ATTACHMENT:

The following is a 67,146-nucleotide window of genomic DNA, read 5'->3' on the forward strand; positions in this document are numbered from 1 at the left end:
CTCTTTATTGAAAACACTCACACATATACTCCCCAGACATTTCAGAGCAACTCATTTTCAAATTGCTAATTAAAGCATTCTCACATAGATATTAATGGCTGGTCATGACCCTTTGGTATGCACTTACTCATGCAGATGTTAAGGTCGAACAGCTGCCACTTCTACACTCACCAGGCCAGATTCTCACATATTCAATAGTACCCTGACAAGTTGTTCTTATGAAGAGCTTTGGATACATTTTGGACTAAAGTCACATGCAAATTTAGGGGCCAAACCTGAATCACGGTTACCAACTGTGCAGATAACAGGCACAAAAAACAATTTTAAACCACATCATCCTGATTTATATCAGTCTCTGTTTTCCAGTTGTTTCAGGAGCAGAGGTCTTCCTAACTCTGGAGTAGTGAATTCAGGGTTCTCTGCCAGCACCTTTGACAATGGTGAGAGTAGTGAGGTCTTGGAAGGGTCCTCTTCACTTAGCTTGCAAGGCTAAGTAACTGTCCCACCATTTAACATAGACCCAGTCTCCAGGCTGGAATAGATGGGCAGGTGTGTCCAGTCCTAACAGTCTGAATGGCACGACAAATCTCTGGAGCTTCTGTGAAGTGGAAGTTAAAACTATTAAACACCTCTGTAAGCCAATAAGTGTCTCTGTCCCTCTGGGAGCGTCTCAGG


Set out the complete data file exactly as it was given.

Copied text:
The following is a 67,146-nucleotide window of genomic DNA, read 5'->3' on the forward strand; positions in this document are numbered from 1 at the left end:
CTCTTTATTGAAAACACTCACACATATACTCCCCAGACATTTCAGAGCAACTCATTTTCAAATTGCTAATTAAAGCATTCTCACATAGATATTAATGGCTGGTCATGACCCTTTGGTATGCACTTACTCATGCAGATGTTAAGGTCGAACAGCTGCCACTTCTACACTCACCAGGCCAGATTCTCACATATTCAATAGTACCCTGACAAGTTGTTCTTATGAAGAGCTTTGGATACATTTTGGACTAAAGTCACATGCAAATTTAGGGGCCAAACCTGAATCACGGTTACCAACTGTGCAGATAACAGGCACAAAAAACAATTTTAAACCACATCATCCTGATTTATATCAGTCTCTGTTTTCCAGTTGTTTCAGGAGCAGAGGTCTTCCTAACTCTGGAGTAGTGAATTCAGGGTTCTCTGCCAGCACCTTTGACAATGGTGAGAGTAGTGAGGTCTTGGAAGGGTCCTCTTCACTTAGCTTGCAAGGCTAAGTAACTGTCCCACCATTTAACATAGACCCAGTCTCCAGGCTGGAATAGATGGGCAGGTGTGTCCAGTCCTAACAGTCTGAATGGCACGACAAATCTCTGGAGCTTCTGTGAAGTGGAAGTTAAAACTATTAAACACCTCTGTAAGCCAATAAGTGTCTCTGTCCCTCTGGGAGCGTCTCAGG